British Columbia’s New Democratic Party (NDP) may be leading in the polls ahead of this Tuesday’s provincial election, but in order to actually assume power and become the majority party in the B.C. Legislative Assembly, the NDP has to capture at least half a dozen ridings currently represented by Liberals or independents, plus hold onto the thirty-six it’s already got.
One of the party’s best prospects, civil rights activist David Eby, is running in Vancouver — Point Grey, a riding that encompasses the University of British Columbia and is represented by Christy Clark… the premier of the province.
Prior to 2011, Vancouver — Point Grey was represented by Gordon Campbell, the province’s former premier, who now holds the plum post of High Commissioner to the United Kingdom.
(The High Commissioner heads Canada’s diplomatic mission to Britain).
Campbell won the riding in four consecutive elections, but except for in 2001, his margin of victory was never that great. In 2011, the NDP realized that the riding was ripe for the taking when Eby came up short against Campbell’s successor (and now Premier) Christy Clark by only five hundred and sixty-four votes.
Eby decided in December 2012 to seek a rematch, and is now running against Clark for a second time, having been enthusiastically nominated by the NDP. He’s widely considered one of their rising stars. The Tyee considers him the favorite to win on Tuesday, given his energy-infused candidacy and Clark’s growing unpopularity.
Tyee call: Likely BC New Democratic Party. Premier Christy Clark is running against prominent Vancouver civil rights advocate and lawyer David Eby. It’s going to be a tight race, but with Clark’s approval ratings tanking, it’s looking like Eby will eke out a win.
As Election Day approaches, he and his team are working hard to get out the vote and turn the riding orange. The Seattle Post-Intelligencer’s Joel Connelly and I stopped by his bustling office on West Broadway in the Kitsilano neighborhood (known to locals as “Kits”) to get a sense of how his campaign is going.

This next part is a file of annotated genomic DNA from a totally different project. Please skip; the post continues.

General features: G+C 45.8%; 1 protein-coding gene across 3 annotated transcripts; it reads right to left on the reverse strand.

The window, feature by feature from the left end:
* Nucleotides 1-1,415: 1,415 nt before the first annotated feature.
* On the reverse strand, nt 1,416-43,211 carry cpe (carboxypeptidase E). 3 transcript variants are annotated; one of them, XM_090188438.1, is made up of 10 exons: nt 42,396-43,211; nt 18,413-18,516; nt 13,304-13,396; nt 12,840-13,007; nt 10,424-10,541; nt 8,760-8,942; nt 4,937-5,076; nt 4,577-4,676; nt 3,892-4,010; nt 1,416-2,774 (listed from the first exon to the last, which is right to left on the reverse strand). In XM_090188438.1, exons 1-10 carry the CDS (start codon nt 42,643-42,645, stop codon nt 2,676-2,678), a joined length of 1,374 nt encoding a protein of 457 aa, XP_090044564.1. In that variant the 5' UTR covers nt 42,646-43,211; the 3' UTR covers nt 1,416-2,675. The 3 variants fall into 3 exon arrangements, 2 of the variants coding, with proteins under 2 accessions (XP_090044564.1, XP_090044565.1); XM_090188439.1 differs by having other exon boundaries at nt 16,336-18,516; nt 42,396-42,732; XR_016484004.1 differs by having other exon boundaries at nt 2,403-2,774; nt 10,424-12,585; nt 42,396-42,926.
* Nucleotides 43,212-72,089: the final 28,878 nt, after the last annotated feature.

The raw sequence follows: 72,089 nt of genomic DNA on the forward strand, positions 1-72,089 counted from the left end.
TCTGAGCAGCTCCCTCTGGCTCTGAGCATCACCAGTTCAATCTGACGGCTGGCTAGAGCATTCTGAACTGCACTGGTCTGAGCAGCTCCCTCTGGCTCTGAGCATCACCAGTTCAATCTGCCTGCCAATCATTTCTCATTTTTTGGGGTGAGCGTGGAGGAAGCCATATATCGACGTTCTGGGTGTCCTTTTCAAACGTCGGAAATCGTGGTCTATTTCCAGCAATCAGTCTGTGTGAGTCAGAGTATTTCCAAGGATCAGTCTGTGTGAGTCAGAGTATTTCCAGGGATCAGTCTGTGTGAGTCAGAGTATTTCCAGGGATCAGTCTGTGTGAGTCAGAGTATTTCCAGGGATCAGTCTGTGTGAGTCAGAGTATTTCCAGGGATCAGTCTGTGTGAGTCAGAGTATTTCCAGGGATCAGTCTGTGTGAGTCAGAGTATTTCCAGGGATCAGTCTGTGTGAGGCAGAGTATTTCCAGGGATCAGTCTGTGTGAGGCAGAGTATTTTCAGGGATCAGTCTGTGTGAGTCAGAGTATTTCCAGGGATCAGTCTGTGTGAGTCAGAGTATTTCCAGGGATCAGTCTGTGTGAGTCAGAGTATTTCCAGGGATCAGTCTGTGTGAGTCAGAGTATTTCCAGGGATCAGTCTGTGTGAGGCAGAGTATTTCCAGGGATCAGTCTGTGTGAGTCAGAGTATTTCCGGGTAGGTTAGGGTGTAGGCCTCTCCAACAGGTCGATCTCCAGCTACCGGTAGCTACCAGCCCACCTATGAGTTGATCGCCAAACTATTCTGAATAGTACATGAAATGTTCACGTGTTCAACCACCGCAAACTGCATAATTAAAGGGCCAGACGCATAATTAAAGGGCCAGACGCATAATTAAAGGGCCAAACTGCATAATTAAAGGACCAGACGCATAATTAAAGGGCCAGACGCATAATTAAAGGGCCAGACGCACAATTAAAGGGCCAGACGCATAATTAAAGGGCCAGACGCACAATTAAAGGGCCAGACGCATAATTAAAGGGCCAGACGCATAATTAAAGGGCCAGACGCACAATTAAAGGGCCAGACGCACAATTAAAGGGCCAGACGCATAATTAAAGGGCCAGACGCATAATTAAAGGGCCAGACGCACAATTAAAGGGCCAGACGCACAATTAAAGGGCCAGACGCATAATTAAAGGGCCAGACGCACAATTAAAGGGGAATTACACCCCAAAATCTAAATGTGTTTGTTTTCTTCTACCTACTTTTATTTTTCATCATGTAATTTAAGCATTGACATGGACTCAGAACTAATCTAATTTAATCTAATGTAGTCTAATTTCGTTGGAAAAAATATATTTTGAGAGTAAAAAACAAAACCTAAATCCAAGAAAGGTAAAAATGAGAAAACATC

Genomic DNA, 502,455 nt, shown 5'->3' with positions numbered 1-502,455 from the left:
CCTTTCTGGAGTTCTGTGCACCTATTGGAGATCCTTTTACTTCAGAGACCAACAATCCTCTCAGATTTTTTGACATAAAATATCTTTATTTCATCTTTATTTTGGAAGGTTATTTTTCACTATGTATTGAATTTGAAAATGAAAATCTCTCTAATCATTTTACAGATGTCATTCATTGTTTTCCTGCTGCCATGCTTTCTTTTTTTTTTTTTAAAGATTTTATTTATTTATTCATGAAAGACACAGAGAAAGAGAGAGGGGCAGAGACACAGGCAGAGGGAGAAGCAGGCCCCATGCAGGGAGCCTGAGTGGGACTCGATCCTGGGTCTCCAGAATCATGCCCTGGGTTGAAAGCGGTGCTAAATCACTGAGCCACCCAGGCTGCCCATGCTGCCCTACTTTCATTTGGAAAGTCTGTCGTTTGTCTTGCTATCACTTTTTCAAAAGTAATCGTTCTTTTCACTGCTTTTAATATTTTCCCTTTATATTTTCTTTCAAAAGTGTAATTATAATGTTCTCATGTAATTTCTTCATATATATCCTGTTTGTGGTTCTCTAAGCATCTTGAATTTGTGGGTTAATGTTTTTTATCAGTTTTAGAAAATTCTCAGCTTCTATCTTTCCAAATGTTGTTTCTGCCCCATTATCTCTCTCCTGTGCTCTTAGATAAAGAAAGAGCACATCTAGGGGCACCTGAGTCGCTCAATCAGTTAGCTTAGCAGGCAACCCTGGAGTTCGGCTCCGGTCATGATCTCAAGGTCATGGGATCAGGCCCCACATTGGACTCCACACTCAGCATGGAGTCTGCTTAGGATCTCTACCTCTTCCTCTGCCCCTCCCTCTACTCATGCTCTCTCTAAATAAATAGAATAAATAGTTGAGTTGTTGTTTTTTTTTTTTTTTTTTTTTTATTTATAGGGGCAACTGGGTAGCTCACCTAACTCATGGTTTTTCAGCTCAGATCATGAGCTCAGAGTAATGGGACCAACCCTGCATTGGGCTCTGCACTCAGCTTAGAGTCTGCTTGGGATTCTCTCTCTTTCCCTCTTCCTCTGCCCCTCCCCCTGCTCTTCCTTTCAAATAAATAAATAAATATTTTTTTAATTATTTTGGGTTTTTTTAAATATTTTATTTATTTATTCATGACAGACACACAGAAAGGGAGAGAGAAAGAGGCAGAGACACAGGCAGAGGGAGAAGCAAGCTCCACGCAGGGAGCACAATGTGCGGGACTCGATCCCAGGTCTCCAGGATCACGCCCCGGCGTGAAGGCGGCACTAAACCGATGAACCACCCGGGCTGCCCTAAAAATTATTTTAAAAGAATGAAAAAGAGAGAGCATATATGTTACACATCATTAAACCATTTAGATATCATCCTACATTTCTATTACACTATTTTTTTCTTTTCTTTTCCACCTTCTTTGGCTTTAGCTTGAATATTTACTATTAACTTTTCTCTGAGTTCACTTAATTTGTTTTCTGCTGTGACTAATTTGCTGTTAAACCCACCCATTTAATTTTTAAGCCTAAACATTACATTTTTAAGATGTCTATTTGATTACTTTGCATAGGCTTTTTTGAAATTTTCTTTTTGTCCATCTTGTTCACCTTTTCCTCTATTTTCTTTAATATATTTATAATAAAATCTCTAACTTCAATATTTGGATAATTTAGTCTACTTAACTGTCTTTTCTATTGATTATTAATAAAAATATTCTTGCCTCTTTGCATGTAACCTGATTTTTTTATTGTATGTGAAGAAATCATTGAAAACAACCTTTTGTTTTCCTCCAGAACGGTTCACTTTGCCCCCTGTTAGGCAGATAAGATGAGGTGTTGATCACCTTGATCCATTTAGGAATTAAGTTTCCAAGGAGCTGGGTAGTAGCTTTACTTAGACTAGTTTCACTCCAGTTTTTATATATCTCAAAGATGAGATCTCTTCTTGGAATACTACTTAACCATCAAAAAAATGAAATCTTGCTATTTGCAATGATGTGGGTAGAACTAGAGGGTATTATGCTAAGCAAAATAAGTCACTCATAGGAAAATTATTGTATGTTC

Eby, the former director of the B.C. Civil Liberties Association, is an impressive and charismatic candidate with a calm and cheery demeanor. He currently serves as an adjunct professor in the Faculty of Law at the University of British Columbia and has been recognized by human rights groups for his contributions to the cause. He is also the President of the Canadian HIV/AIDS Legal Network.
Eby believes in people-powered politics; he has spent a lot of time knocking on doors and calling voters (which is what a good candidate does).
His supporters are taking advantage of decent weather this afternoon to go out canvassing throughout the riding in team, carrying clipboards and stacks of Vote NDP/Eby flyers. Among them are University of Saskatoon students Mitch & Mitch, who’ve come all the way from Saskatchewan to help the Eby campaign.
Environmental protection is one of the values at the heart of Eby’s campaign. In an interview, he explained why he’s not afraid of having a strong, principled position opposing an increase in fossil fuel exports — unlike his opponent, Christy Clark.
“It gives me a couple of advantages,” he said. “One is, it makes it very easy to talk about the issue with people. They understand where we stand.”
“And the second is, it makes it easier for people who hear that position to make a decision on how to vote. If they think that Vancouver should be a major oil export port and there should be four hundred tankers every year passing their front door, then they should vote Liberal. And if they don’t think that, they should vote NDP.”
He also asserted that the next government shouldn’t be oriented towards developing a twentieth-century energy sector.
“If you look at the Liberal campaign platform, you’d think that the only way that we could grow our economy is through natural gas… that everything else is destined to not work out.” Citing the film and tourism industries, he added, “I think we’re more than just a province that mines or moves resources around.”
He described the rematch against Clark “really weird”, explaining that Clark hasn’t shown up to all-candidates meetings or community events and hasn’t been visible until very recently. “It’s like campaigning against a ghost,” he said.
“For the first half of the campaign, during the writ period, they didn’t even drop a flyer in the riding… More recently they’ve dropped a couple now. But it was so strange. There were hardly any signs for the longest time.”
Clark has supporters running phone banks, but there is scant evidence that she’s making an effort to personally connect with her own constituents, Eby added.
“I think that people recognize that she doesn’t live here, in the riding, that she hasn’t come to the meetings, that she hasn’t been in the community.”
“I would say she’s abandoned the riding, but she would have had to have been here in the first place to have abandoned it,” he concluded.
Six other candidates are also challenging Clark in the 2013 election: Independent William Gibbens, Hollis Linschoten of the “Work Less Party”, Conservative Duane Nickull, Libertarian Marisa Palmer, Green Francoise Raunet and Bernard Yankson of the “Platinum Party”. Each is sure to draw votes, but the race is principally between Eby and Clark, with Eby standing a good chance of defeating Clark.